A New Way of Keeping the Wolf from the Door (Oct, 1932)

A New Way of Keeping the Wolf from the Door

IN THE drought-stricken section of North Dakota, Ed M. Canfield, of Williston, and his wife, Dorotha, keep the wolf away from the door by dragging him in and making him pay the family’s winter expenses. Canfield is one of the West’s best coyote hunters. But, unlike other hunters, he uses an airplane to track down the coyote, or, to be more correct, his wife flies the plane while Dad Canfield handles the shotgun.

“Mrs. Canfield and I probably qualify as professional coyote hunters,” he said, “for we hunt coyotes and make it pay. I shot my first from an airplane last year, and my 132nd in December. So far this year we have shot twice as many as any other hunter.

” My wife and I lived off coyotes last winter, and we lived very well. This winter it will be a case of living off either the coyotes or the Red Cross. Certainly the Red Cross has enough mouths to feed in this section.

“The state pays a bounty of $3.00 a head for old coyotes, and in the spring $1.50 per head per pup. In addition, the various counties pay a bounty of $2.50 to $10 per head, and it is not uncommon for stockmen, either collectively or privately, to offer a bonus on coyotes or wolves killed on their ranges. Last winter an aviator from Montana killed a wolf with a price of $100 on his head.

“At first thought it may seem unsportsmanlike to stalk game from an airplane, but it should be understood that the coyote is the scourge of the prairies, and in this great drought-stricken territory people are putting up a brave fight for bare existence,” Canfield explained.

“Each year coyotes kill more deer, when they are fawns, than are shot by sportsmen for food. The same holds true of partridges, pheasants, and game birds. They stalk and slay the farmers’ calves and sheep by dozens each year, not because of the food, but for the sheer lust of killing.

“Shooting coyotes from an airplane is the most practical method devised so far for eradicating the pests, but the fact is that even in attacking in this way we do not eliminate them. We just thin them out a little.

“Our usual method is to dive down within a few feet of the ground, a little to one side of the animal. It may sound easy to shoot coyotes from an airplane, but one trial will convince skeptics otherwise. For instance, the speed at which the plane passes its quarry equals the speed of a mallard duck passing a hunter downwind in a forty-mile gale. The lead, however, is reversed. When shooting from a plane, one must aim behind instead of ahead of his target.

“There is no predicting what a coyote will do when attacked from the air. Some of them dodge for cover, if there is any; others jump into the air, snapping at the plane; some huddle up, with the apparent hope of escaping detection. It is a game of luck and wit all the way through—a game in which not infrequently the coyote outsmarts his attacker. When a coyote sees a plane overhead, the spectacle does not excite him particularly, for heretofore he has been master of every creature that flies. This is not true of other species. Jack rabbits, sheep and fowl are often attacked by eagles and hawks; when they see a plane in the air they rush frantically to the nearest cover. The coyote, however, does not become alarmed until the plane is almost upon him in the first swoop. If he is shot at and not killed, it’s an even bet that he will out-maneuver his pursuer. He will use any barricade he can find, be it a big stone, haystack, bush, culvert, or bridge. Uncanny as it may seem, they all learn in a very short time that by dodging directly under the plane they escape being shot. This little trick causes us to waste more shot than any other one thing.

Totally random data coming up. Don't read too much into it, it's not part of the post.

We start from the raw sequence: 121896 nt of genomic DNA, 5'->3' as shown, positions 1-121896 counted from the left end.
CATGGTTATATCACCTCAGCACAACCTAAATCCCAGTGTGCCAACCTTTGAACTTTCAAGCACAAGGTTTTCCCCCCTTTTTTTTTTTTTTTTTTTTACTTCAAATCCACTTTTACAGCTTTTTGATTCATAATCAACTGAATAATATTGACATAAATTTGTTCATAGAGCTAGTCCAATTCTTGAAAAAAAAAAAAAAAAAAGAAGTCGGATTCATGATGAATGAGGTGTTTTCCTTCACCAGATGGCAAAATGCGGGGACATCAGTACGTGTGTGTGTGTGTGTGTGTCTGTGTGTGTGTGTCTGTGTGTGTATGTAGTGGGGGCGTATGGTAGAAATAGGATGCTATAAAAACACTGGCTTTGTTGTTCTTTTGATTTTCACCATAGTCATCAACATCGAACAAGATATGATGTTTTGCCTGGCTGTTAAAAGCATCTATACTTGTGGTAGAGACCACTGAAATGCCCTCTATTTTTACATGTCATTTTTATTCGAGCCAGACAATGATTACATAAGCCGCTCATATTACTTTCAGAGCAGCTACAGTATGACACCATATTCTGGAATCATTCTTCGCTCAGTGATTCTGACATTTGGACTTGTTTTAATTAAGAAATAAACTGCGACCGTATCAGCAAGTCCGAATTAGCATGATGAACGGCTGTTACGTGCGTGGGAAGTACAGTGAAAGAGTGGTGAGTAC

“After the coyote has been killed from the air, the game is by no means bagged. The next procedure is to mark the location of the dead animal so that it may be found from the ground. Since most of the gullies and coulees look alike, very often we used to find that we didn’t know where the game was. In a few cases, after wading around for an hour or so in deep snow, one of us had to go back to the ship and take off to relocate the animal again from the air. We now carry a couple of orange and red flags which are fixed up with a dentist’s tool and a staff. Before going down to land we drop one of these flags on a high point near the coyote. They stand straight up, regardless of wind, snow, frozen ground, gravel, or ice.

“The economics of coyote hunting puzzle most people. ‘Can you hunt coyotes with a plane and make it pay?’ they ask. The answer is not necessarily affirmative. Much depends on how numerous the coyotes are, how good one is at spotting them from the air, how expert a marksman he is, the type of plane he flies, and how lucky he is at dodging rocks and snow banks. So far we’ve come out well ahead.”

W. A. MARA

1 comment
  1. jocelyn22 says: February 19, 20137:30 pm

    I am the granddaughter of Ed and Dorotha Canfield. The coyote hunting kept them alive and flying in the post Depression era.

    Dorotha was killed during an airshow by a drunken coal miner who paid for flight instruction who proceeded to take control of the plane from her and crash in a nosedive in front of a crowd of 1500 people. Ed continued to fly doing aerial surveying for Aero Services in Philadelphia area until his retirement. His son (my father) flew in the Navy in the post Korean conflict era.

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